Getting the water just right

As I have mentioned in previous posts, wetlands around the world are disappearing, in part because of land use changes and climate change. We should all be concerned about these losses because wetlands provide a number of ecosystem services that benefit us all, services like water filtration, vital wildlife habitat, carbon sequestration (in the peat), and flood mitigation. Are there ways to slow and even reverse these losses? Yes, and although we have yet to figure out all of the pieces of the puzzle, we’ve got some good ideas about what does (and does not) work.

Quite a bit of research has been done to help prioritize conservation efforts by indicating which wetlands are at greatest risk. The threat to a wetland increases with proximity to development and roads, and that risk is intensified by the size of the development or roadway (Gutzwiller and Flather 2011), which makes sense because that means that more people are using the area. Unfortunately, a 2011 study (Wardrop et al. 2011) in the Appalachians found that areas with the highest rates of population growth were not generally places with wetland conservation efforts, so those wetlands most likely to be suggested for development were also less likely to have people watching out for them. In flatter areas of the planet, we know that prairie wetlands are at greater risk as farming continues to change from smaller, more diverse farms to larger, more intensive agriculture (Doherty et al. 2013), and Bartzen et al. (2010) suggested prioritizing conservation of those pristine wetlands which still exist because, once impacted, they were not expected to fully recover.

These wood frog eggs were laid in an ephemeral pool because ponds with year-round water provide habitat to bull frogs and other animals that will eat frog eggs. Photo courtesy of Connecticutbirder- license

These wood frog eggs were laid in an ephemeral pool because ponds with year-round water provide habitat to bull frogs and other animals that will eat frog eggs. Photo courtesy of Connecticutbirder- license

What if we have already lost the wetlands we need? There are some options for created wetlands, but we need to really pay attention to the details. One thing we need to ask ourselves is exactly what we want a created wetland to do– are we interested in wildlife habitat or nutrient storage? Do we want flood control or carbon sequestration? A study of wastewater wetlands (yes, that means creating wetlands at wastewater treatment plants- and they are nothing to sneeze at- there’s even one in Australia that is listed with the Ramsar Convention!) indicated that large, shallow ponds which benefit birds and invertebrates are good for nitrogen storage, but not phosphorus storage (Murray and Hamilton 2010). We can just dig out an area and divert a water source into it and a wetland of sorts will develop over time, but there’s a bit more to the science than simply saturating the ground. A long-term study in Ohio which compared the plant diversity of created wetlands over 15 years found that, when left to their own devices, wetland plants will colonize the area, but the overall plant diversity is higher with targeted plantings of specific species (Mitsch et al. 2012). And getting the hydrology right is hugely important– created wetlands in Kentucky were originally designed to have water year-round, which is great for animals like bullfrogs (Denton and Richter 2013). Wetlands that don’t dry out for at least part of the year are no good, however, for animals like marbled salamanders which breed in ephemeral pools too short-lived for larger predatory amphibians- they need ponds that disappear so that their eggs and young have a safe place to develop.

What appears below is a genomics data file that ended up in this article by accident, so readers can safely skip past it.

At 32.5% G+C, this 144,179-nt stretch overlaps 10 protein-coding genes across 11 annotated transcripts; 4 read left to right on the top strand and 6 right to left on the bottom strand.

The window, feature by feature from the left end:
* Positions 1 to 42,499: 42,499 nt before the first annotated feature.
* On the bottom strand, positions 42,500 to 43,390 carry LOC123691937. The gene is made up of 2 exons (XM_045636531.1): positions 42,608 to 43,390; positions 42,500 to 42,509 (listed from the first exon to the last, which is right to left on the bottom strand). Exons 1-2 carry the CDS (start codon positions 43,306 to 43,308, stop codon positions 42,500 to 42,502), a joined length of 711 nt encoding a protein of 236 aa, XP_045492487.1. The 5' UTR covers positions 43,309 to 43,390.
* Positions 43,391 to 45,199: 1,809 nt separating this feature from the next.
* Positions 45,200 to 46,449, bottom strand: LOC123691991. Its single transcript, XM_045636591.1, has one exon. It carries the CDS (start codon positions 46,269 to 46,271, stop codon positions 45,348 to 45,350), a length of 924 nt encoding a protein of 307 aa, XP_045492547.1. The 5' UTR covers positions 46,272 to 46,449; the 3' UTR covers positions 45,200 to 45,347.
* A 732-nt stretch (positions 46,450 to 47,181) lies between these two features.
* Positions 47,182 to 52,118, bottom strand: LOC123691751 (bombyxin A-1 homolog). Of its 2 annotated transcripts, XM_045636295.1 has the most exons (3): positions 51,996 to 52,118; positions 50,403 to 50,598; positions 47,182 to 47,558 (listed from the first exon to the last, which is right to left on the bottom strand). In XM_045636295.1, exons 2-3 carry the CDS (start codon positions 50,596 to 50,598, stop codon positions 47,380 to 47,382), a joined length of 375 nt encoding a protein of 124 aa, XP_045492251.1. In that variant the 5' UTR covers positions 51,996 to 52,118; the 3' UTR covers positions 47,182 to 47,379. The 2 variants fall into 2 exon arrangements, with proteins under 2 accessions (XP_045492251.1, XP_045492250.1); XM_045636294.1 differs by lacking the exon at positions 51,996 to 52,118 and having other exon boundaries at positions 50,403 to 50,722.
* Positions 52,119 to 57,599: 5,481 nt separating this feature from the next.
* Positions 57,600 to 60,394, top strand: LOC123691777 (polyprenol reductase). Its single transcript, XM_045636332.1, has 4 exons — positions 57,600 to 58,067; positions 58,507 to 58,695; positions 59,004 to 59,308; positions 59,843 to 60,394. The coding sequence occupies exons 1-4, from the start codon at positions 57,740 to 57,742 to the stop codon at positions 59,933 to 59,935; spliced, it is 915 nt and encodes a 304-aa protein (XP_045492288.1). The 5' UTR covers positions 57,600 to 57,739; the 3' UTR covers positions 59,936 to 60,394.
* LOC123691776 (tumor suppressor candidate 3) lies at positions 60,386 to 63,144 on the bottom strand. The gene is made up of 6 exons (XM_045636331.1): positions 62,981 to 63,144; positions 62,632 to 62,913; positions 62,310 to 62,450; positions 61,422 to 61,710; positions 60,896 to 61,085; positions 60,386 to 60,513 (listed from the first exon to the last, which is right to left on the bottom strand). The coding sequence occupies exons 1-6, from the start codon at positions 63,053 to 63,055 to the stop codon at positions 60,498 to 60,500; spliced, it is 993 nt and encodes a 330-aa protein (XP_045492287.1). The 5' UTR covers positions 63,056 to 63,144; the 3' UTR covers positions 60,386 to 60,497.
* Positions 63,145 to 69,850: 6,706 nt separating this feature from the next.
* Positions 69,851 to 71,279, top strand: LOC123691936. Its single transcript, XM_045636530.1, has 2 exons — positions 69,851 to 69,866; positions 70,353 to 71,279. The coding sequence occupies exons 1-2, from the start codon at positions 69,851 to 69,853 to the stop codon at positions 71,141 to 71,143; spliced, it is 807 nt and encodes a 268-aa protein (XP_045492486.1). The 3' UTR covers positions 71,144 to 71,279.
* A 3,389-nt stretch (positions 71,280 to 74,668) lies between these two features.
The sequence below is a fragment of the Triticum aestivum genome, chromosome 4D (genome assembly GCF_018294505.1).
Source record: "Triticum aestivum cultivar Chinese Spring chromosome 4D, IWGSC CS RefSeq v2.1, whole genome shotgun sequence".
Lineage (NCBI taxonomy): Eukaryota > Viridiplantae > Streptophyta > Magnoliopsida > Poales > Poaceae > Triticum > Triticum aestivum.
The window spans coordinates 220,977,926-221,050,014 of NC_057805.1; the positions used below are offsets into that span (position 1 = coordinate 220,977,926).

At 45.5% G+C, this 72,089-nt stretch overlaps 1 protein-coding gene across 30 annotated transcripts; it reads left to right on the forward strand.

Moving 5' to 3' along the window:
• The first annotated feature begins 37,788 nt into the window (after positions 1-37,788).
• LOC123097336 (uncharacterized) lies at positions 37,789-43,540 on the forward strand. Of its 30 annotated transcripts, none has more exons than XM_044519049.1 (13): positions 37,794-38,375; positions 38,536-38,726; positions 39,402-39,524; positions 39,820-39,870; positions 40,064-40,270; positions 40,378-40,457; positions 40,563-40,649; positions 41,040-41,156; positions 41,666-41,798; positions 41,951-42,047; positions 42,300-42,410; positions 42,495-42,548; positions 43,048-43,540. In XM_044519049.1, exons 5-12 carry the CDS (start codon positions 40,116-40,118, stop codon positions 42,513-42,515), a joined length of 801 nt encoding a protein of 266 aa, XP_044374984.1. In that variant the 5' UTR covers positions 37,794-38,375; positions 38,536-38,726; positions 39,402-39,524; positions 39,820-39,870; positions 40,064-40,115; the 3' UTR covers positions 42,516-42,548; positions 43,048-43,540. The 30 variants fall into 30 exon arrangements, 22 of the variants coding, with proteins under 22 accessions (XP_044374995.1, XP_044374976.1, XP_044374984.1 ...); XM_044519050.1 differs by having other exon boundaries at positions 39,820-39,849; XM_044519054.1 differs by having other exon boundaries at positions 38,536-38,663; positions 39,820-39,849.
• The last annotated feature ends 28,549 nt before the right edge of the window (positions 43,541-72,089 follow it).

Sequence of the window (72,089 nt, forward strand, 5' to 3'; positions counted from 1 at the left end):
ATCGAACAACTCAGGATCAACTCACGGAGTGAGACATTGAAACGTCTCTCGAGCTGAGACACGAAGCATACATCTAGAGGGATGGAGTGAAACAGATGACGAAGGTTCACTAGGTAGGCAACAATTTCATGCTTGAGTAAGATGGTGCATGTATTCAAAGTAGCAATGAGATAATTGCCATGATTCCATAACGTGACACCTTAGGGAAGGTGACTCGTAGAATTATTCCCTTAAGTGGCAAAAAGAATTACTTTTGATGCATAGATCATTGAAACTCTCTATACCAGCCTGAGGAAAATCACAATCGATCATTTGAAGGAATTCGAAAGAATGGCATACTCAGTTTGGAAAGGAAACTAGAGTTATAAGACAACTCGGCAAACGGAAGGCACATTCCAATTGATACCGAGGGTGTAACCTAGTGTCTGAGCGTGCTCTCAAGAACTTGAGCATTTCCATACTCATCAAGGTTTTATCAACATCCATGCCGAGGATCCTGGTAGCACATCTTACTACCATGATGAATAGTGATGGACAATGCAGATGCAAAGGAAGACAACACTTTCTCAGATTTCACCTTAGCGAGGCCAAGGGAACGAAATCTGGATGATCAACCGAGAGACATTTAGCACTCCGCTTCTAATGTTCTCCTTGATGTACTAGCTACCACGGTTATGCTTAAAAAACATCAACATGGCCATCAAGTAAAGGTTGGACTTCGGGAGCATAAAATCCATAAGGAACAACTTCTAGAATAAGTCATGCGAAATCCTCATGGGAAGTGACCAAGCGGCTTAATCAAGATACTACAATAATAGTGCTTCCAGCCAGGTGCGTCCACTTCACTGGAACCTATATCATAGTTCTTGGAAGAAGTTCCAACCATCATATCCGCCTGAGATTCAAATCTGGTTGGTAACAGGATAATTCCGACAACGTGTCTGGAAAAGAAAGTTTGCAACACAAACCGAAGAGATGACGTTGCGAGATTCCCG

So the first goal is to protect the wetlands we have, and the second is to create the additional wetlands we need by considering all of the things that wetlands do and then trying to recreate those conditions. How can we personally get involved with that? That’s what I’ll look into for my final post of the month.

Works cited:

Bartzen, B.A., K.W. Dufour, R.G. Clark, and F.D. Caswell. 2010. Trends in agricultural impact and recovery of wetlands in prairie Canada. Ecological Applications 20:525–538.

Denton, R.D., and S.C. Richter. 2013. Amphibian communities in natural and constructed ridge top wetlands with implications for wetland construction. The Journal of Wildlife Management 77:886–896.

Doherty, K.E., A.J. Ryba, C.L. Stemler, N.D. Niemuth, and W.A. Meeks. 2013. Conservation Planning in an Era of Change: State of the U.S. Prairie Pothole Region. Wildlife Society Bulletin 37:546–563.

Gutzwiller, K.J., and C.H. Flather. 2011. Wetland features and landscape context predict the risk of wetland habitat loss. Ecological Applications 21:968–982.

Mitsch, W.J., L. Zhang, K.C. Stefanik, A.M. Nahlik, C.J. Anderson, B. Bernal, M. Hernandez, and K. Song. 2012. Creating Wetlands: Primary Succession, Water Quality Changes, and Self-Design over 15 Years. BioScience 62:237–250.

Murray, C.G., and A.J. Hamilton. 2010. Perspectives on wastewater treatment wetlands and waterbird conservation. Journal of Applied Ecology 47:976–985.

Wardrop, D.H., A.K. Glasmeier, J. Peterson-Smith, D. Eckles, H. Ingram, and R.P. Brooks. 2011. Wetland ecosystem services and coupled socioeconomic benefits through conservation practices in the Appalachian Region. Ecological Applications 21:S93–S115.